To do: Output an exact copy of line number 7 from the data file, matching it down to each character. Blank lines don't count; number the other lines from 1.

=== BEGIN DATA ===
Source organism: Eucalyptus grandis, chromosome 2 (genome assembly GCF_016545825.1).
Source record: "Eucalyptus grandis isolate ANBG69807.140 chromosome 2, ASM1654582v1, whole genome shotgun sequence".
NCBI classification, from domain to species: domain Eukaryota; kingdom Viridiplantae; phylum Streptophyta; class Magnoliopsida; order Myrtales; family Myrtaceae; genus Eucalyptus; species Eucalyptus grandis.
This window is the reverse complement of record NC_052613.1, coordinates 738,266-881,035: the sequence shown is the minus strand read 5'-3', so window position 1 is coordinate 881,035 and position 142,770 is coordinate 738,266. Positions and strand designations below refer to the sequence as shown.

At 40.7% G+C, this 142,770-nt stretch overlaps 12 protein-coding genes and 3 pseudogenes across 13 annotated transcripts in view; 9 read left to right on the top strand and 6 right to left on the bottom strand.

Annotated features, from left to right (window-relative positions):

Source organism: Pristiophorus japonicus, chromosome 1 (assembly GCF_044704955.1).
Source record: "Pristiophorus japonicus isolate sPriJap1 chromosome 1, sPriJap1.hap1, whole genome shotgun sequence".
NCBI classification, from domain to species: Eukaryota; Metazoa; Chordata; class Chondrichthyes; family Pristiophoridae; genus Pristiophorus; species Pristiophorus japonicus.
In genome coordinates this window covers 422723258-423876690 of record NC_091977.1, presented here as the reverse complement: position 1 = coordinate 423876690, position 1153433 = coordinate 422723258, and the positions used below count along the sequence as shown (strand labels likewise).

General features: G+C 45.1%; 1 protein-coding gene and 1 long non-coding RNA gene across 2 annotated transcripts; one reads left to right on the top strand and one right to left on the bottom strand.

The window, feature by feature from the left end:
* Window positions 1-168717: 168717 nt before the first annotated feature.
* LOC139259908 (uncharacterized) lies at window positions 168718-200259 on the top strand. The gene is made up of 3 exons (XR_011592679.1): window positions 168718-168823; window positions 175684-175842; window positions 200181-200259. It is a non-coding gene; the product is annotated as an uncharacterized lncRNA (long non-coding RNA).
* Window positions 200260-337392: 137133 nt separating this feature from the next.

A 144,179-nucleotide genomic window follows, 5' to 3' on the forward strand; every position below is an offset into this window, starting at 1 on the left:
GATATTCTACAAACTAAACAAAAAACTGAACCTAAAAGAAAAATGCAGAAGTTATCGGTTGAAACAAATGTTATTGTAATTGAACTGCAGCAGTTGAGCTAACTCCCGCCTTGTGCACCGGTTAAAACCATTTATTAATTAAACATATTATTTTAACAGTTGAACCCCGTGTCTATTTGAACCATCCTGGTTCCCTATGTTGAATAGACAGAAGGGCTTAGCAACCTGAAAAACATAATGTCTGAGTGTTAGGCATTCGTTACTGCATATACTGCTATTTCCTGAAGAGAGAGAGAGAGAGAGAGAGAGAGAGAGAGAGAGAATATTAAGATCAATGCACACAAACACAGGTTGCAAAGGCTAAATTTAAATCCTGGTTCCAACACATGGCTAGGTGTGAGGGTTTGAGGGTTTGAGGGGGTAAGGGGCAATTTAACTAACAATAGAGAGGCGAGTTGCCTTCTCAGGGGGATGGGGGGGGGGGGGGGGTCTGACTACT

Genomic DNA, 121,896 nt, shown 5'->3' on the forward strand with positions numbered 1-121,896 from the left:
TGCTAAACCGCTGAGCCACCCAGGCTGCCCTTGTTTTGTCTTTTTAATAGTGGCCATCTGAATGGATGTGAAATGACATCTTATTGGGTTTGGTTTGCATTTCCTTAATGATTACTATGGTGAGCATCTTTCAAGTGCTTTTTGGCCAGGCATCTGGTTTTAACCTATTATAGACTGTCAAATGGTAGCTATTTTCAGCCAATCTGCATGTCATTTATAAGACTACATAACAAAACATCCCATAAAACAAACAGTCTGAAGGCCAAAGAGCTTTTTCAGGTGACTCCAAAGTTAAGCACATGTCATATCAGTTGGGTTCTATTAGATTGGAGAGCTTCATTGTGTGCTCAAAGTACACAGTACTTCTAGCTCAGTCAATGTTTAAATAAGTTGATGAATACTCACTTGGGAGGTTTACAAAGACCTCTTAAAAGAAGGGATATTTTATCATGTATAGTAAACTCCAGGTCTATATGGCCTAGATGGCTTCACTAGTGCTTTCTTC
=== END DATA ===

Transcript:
Source organism: Pristiophorus japonicus, chromosome 1 (assembly GCF_044704955.1).